GREAT HEALTH: Bullying – Draw A Line In The Sand Part 2 | Great Health Guide
GREAT HEALTH: Bullying – Draw A Line In The Sand Part 2

GREAT HEALTH: Bullying – Draw A Line In The Sand Part 2

‘Draw A Line In The Sand Part 2’ by Suzanne Henwood published in Great Health Guide (June 2016). In the previous article, Suzanne discussed the issue of bullying and how to recognise it. In her follow up article, she offers simple tools to help you say ‘no’ and actions to stop it from occurring. 
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GREAT HEALTH: Draw A Line In The Sand Part 2

written by Suzanne Henwood

In the previous article we looked briefly at what bullying is and discussed some of the harsh and real impacts that it can have on people. In this and the following article, I want to share with you some simple tools to help you say ‘It is not OK’; ‘Enough is enough’; ‘I am worth more than this’. 

If you are ready to walk away from bullying – once and for all, put these steps into practice. Make them become a habit so that you can start to build the life you want to lead.

Step 1 – Decide you want things to change NOW and declare it:

The first step is arriving at the point where you really want to change. If you accept that you cannot change other people’s behaviour, then the only control you have is to change something inside of you. What we know is that by making the change, to not accept bullying behaviour, you also change the system within which you live and work.

By saying it out loud, it will be processed in a different part of your brain and this helps to re-programme your Reticular Activating System (RAS) to move you towards a new future. The RAS acts like a filter that determines what you pay attention to and what to ignore. It’s like your own internal GPS, setting the direction for your life. 

Step 2 – Create the question – what do you want?

Often when we are having a hard time, we focus on what we do not want – what we want to move away from. While this can be a useful initial form of motivation, an even more effective motivational tool, can be to find something you want so much that nothing will stop you driving towards it. 


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So – what is it that you want? Write a question and say it to yourself daily, because saying this out loud every day, several times a day, will create a new neural pathway in your brain. Yes, it changes the structure of your brain, which is the most powerful thing you can do to move yourself beyond accepting the old way of being bullied. 

Questions might be:

  • How many ways can I show people that I believe I am more than enough today? Think of specific ways that you can put this into action.

  • How can I compassionately stand up for myself in an appropriate way today?

  • How can I be authentically me today and know that I am valued and accepted?

Choose one of these, or create your own, something so meaningful to you that you will make it a habit to focus on daily. Commit to saying it out loud daily so that you set your RAS to solve this problem for you in a compassionate, safe and effective way. Neuroscience has shown us that by resetting your filters you can make new choices and new neural pathways will generate different results for you, regardless of what is going on around you.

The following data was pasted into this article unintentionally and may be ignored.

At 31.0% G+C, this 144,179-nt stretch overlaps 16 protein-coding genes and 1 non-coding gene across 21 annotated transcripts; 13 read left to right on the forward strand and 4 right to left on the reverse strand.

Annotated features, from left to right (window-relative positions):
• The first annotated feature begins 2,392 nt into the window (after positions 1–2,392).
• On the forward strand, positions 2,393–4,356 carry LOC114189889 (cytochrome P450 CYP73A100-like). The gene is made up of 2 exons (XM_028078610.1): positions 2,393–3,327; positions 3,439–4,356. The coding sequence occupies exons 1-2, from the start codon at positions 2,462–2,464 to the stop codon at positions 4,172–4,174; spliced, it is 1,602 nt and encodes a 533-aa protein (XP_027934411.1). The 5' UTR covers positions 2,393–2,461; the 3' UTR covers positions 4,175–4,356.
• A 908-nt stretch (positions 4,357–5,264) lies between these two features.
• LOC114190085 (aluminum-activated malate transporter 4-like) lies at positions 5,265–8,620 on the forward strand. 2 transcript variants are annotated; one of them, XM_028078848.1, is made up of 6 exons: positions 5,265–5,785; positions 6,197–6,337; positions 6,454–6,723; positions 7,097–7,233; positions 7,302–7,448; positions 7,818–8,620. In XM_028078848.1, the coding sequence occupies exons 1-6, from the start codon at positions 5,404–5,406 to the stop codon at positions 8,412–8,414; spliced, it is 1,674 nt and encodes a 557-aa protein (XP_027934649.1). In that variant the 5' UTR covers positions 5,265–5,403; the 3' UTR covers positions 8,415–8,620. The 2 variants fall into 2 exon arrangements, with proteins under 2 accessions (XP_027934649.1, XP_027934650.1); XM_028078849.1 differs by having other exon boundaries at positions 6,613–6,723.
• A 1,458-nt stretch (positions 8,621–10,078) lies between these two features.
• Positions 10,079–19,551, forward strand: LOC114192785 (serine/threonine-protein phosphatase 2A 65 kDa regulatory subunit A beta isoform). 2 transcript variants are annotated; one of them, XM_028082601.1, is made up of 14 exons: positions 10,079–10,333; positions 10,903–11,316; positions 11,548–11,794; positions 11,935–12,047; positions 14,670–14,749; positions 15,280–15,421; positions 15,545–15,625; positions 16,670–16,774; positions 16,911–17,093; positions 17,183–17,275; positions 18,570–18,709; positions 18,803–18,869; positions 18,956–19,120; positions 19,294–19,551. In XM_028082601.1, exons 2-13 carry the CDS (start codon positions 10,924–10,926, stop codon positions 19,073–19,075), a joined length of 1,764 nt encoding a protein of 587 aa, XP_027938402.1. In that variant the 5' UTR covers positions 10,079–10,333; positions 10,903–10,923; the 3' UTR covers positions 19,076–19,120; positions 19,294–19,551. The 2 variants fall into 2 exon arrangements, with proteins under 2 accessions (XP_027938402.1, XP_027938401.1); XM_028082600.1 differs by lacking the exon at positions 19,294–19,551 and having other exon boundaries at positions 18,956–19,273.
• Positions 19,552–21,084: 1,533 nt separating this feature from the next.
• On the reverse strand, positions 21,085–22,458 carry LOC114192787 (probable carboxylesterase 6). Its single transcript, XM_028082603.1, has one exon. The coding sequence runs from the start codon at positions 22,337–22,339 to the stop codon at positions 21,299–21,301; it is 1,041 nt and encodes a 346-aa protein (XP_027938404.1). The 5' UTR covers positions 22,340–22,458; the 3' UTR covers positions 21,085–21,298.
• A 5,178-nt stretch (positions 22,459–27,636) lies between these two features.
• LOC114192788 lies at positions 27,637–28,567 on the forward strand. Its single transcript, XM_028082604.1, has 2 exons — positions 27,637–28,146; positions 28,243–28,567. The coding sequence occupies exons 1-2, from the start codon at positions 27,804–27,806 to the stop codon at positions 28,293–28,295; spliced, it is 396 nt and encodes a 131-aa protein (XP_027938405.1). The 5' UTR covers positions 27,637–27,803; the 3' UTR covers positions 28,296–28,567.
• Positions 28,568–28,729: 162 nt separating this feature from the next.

Step 3 – Watch your self-talk – and change it:

We are often our own worst enemy and harshest critic. Start to be aware of any self-talk which is not supportive and do whatever you need to change that. Imagine that you are talking to your best friend – how would you talk to him/her? Now become your own best friend and talk to yourself with the same love and respect.

Have you ever thought that you can change your self-talk and change its impact? For example you can change your voice to a cartoon character, Donald Duck for example, so you cannot take it seriously. Try it – say something negative that you would often say to yourself, but make it sound like Donald Duck’s voice. It changes the way that you perceive it, doesn’t it? What happens if you turn it down, or change the speed? This changes its impact as well. What if you create a stop sign that comes up as soon as you say anything negative to yourself? STOP! Pause and smile, recognise that was the old you or someone else’s voice that often criticised you. Then, decide what you, as your own best friend, would want to say instead. Initially you may not believe the new words but say them anyway. Over time, you will become even more open to this new way of thinking, wondering how you accepted those old ways of talking to yourself.

These three simple steps when practised daily, will totally transform how you are experiencing what is going on around you. Begin to honour and respect yourself so much, that it changes how others see you too. This does not negate their behaviour. Bullying is wrong – plain and simple but until we find a way to eradicate it, the next best thing you can do is to find a way, so that it doesn’t bother you, no longer controls you and no longer gets inside your head.

In the next and final article in Great Health GuideTM, we will look at three more steps to ensure that you have more than enough tools in your tool box to really step into the confident you who has reconnected with how awesome you are.

Author of this article:
Dr Suzanne Henwood is an Associate Professor in Health and Social Sciences and a Master Trainer of mBIT multiple Brain Integration Techniques). She can be found through her website.

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